IndyCar preview: ABC Supply 500

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After two weeks off following a busy stretch that started in May and ran all the way to the end of July, the Verizon IndyCar Series begins its final four races of 2018 with this weekend’s ABC Supply 500 from Pocono Raceway (August 19, 1:30 p.m. NBCSN).

Last year, Will Power overcame damage to both his rear bumper pod and front wing – repairs for the latter also saw him fall off the lead lap – to become the first repeat winner at Pocono since IndyCar’s return.

Power looks for his third win in a row at the facility on Sunday – a win would also be his third in a row on a 2.5-mile super speedway.

However, outside of Power’s repeat triumph last year, unpredictability has been the name of the game at Pocono. In five races, there have been five different pole winners: Marco Andretti (2013), Juan Pablo Montoya (2014), Helio Castroneves (2015), Mikhail Aleshin (2016), and Takuma Sato (2017).

There have also been four different winners: Scott Dixon (2013), Montoya (2014; also the only driver to win from the pole since Pocono’s return), Ryan Hunter-Reay (2015), and the aforementioned Power (2016 and 2017).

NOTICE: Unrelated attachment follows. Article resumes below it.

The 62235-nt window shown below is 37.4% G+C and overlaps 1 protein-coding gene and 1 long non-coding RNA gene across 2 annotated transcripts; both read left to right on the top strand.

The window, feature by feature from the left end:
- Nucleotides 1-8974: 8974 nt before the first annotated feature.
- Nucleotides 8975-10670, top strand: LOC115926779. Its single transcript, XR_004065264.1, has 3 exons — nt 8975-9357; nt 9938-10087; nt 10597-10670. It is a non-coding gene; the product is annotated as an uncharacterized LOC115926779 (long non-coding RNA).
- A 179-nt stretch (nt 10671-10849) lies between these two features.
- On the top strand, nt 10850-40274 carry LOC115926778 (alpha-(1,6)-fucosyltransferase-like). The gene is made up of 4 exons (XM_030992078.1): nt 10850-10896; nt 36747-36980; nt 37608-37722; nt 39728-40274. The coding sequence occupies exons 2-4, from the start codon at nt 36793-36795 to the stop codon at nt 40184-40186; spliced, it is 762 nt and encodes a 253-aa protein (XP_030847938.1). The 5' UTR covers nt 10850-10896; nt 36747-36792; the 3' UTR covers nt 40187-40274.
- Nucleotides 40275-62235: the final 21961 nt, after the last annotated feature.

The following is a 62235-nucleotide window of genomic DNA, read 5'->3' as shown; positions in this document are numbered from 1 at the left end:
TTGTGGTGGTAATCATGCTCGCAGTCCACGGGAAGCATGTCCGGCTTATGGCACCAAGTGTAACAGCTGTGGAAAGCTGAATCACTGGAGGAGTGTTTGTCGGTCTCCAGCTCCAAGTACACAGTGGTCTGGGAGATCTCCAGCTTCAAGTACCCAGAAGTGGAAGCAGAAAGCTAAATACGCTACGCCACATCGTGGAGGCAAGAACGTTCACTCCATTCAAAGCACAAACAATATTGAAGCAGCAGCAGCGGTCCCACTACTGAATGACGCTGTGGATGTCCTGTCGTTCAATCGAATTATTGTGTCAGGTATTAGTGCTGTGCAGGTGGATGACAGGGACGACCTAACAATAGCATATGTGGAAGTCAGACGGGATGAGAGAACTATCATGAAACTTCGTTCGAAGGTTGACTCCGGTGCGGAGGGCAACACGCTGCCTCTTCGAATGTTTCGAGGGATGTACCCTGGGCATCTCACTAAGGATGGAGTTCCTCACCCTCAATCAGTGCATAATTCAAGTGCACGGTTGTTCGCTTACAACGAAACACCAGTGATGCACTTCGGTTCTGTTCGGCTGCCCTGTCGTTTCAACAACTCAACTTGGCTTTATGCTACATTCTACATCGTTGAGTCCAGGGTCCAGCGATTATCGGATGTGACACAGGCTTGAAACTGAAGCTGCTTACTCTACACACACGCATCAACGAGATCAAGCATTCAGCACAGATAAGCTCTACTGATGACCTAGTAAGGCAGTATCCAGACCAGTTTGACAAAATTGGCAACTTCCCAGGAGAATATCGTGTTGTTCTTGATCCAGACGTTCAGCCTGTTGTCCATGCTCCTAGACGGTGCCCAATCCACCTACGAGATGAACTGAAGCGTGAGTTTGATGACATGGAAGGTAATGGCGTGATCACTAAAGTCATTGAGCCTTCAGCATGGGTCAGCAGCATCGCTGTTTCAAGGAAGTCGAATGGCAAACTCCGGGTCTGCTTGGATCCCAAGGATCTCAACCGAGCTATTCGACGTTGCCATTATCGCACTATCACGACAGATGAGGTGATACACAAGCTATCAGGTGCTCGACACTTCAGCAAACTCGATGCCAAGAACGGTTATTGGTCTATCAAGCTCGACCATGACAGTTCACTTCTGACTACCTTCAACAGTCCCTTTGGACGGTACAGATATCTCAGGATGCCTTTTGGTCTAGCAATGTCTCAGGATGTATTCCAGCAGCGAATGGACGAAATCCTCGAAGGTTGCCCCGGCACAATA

This race even saw a fox run across the track back in 2015 – the irony here is that the track’s mascot, Tricky, is a fox – so literally anything can happen on the 2.5-mile triangle in the Pocono mountains.

Talking points ahead of the ABC Supply 500 are below.

Aero Tweaks to the Super Speedway Package

Slight changes to the super speedway front wings will be introduced at Pocono. Photo: IndyCar

The 2018 universal aero kit has been a massive hit on short ovals and road/street circuits – Iowa Speedway had nearly 1,000 on-track passes while the Mid-Ohio Sports Car Course, notoriously difficult to pass on, saw almost 200.

However, the super speedways have left a little to be desired in the on-track action front, at least in comparison to the 2012-2017 years of the DW-12 era.

The Indianapolis 500 was not quite the slipstreaming shootout we’ve seen since 2012 – Will Power and Ed Carpenter led a combined 124 laps and were the dominant drivers on the day – while Texas Motor Speedway saw Scott Dixon go basically unchallenged in the second half of the race.